Quiet time (3)

A few days ago, I suggested in some detail that “Quiet Time,” as touted by the Christian community in general, is not a requirement.  One old friend (not older than I, mind you) agreed and offered some personal, clarifying reflections.  Another old friend took exception, specifically putting forward this seriously devoted advice:

“OUR ultimate example is Jesus, not the disciples or anyone else. . . .  If Jesus did it, and we are to be like our Christ, then we should do the same.

“We should … be willing to sacrifice … to better our relationship with our Creator.”

My grandfather, from whom I’ve inherited a good deal spiritually, was known, in part, for his personal piety.  I don’t claim even to have followed Granddaddy Ritchie’s personal devotional example very well, much less the example of Jesus.  Frankly, I wish I were more pious and sometimes take faltering steps toward that.  “Pious” is not a bad word, and Evan’s struggles to show by his time the value he places on the God he loves and serves are well-placed.

I agree, in principle, but not specifically that the spending of X number of minutes or hours constitutes the “sacrifice” God desires.  I’d like to revisit some of what I said before, answering a couple of the objections to the best of my ability.

[Aside:  one of my 8,145 shortcomings is projecting my own feeling of time constraint on readers and others I come in contact with.  I sometimes abbreviate to a fault, leading to apparent gaps in my thinking. (Not that gaps aren’t there, but maybe not as much in my head as in my written or spoken words!)  So, first off, a matter of clarification.]

I had said that the tense in Luke 5:16 “is ambiguous or even elusive to us moderns.”  Here’s what I meant:  when the reading in English is “But he would withdraw into the lonely places and pray,” the tense of “would withdraw” is not necessarily what it appears to be in English.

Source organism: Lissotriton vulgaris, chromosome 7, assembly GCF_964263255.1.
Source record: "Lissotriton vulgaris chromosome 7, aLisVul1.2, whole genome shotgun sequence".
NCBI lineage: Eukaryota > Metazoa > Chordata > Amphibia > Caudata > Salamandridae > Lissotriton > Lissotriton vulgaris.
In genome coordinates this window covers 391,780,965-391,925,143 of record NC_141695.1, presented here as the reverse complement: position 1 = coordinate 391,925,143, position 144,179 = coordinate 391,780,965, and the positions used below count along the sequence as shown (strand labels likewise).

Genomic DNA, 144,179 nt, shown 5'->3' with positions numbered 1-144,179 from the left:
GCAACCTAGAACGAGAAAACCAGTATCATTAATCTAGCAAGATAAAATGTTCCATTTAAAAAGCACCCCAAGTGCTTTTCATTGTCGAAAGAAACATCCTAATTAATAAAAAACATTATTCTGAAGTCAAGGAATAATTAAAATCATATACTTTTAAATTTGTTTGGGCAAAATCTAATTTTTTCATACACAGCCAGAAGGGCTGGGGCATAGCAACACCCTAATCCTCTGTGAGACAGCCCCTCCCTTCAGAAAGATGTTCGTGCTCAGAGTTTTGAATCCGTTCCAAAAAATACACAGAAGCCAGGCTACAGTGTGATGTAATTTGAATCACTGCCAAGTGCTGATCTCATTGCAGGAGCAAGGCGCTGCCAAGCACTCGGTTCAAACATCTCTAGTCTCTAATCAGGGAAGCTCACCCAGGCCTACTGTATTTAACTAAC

In fact, there is more disagreement among English versions than I allowed for previously.  There may be 25 versions immediately available to me online, and the first source I checked had pretty much every one saying Jesus “would withdraw,” indicating it was something of a habit.  But this tense is not original in English.  From what I can pick up, Greek tenses are a bit more complicated to translate than English ones.  Or maybe the ancient Greeks were more intentional with their tenses than we are.  At any rate, differing translations do exist, and a few others, I see now, offer a simpler sort of past tense.  The RSV (1946 NT), Darby (1890), and the more recent, equally scholarly HNV and WEB are among these which say that “Jesus withdrew,” not that He “would withdraw” or “often withdrew,” as the NKJV, NIV, and the generally trusty NASB have it.

An English version may or may not aptly translate the Greek, and in this case, there is sufficient disagreement on the tense that I looked a little further, finding that the “imperfect” in Greek is often to be understood contextually—in this case, “taken as an ingressive imperfect,” one source said, but not all.  When I saw how often the terms “ingressive” and “inchoative aspect” (referring to the initiation of an action) were appealed to, I figured I’d gone far enough for the day.  Frankly, I don’t have a good grip on the differentiation and labeling of tenses, but I do know it’s a lot more complicated than simply saying “past, present, and future.”  In the case of Luke 5:16, from what I’ve read, we simply do not know whether Jesus is said a) to have had a regular habit of withdrawing for prayer, or b) to have withdrawn for prayer on this single occasion.

All this on Luke 5:16 would be moot if there were other instances with different, clearer expressions of a habit of Jesus, or of Paul, John, etc.  But I have not found such instances.

This morning, I have spent more than an hour in “quiet time,” writing and considering Jesus, the Father’s intentions as expressed through scripture, enjoying a wonderfully cool morning on my porch (hovering just above and just below 60!) and remembering “in cool of the morning” from the Garden of Eden.  I have wondered recently just how much “let not many presume to be teachers” applies to me, and have considered that injunction opposite the principle of the “talents,” i.e., if I am given something, I probably need to do something with it.  I hope and trust that this has qualified as “quiet time.”  It is not my intention to avoid such focused time in my own life; it is my intention to investigate presumptions of the Christian world.

Next, and probably last for a while on this subject, I want briefly to treat the notion of “following Jesus’ example” as a subtopic of hermeneutics.

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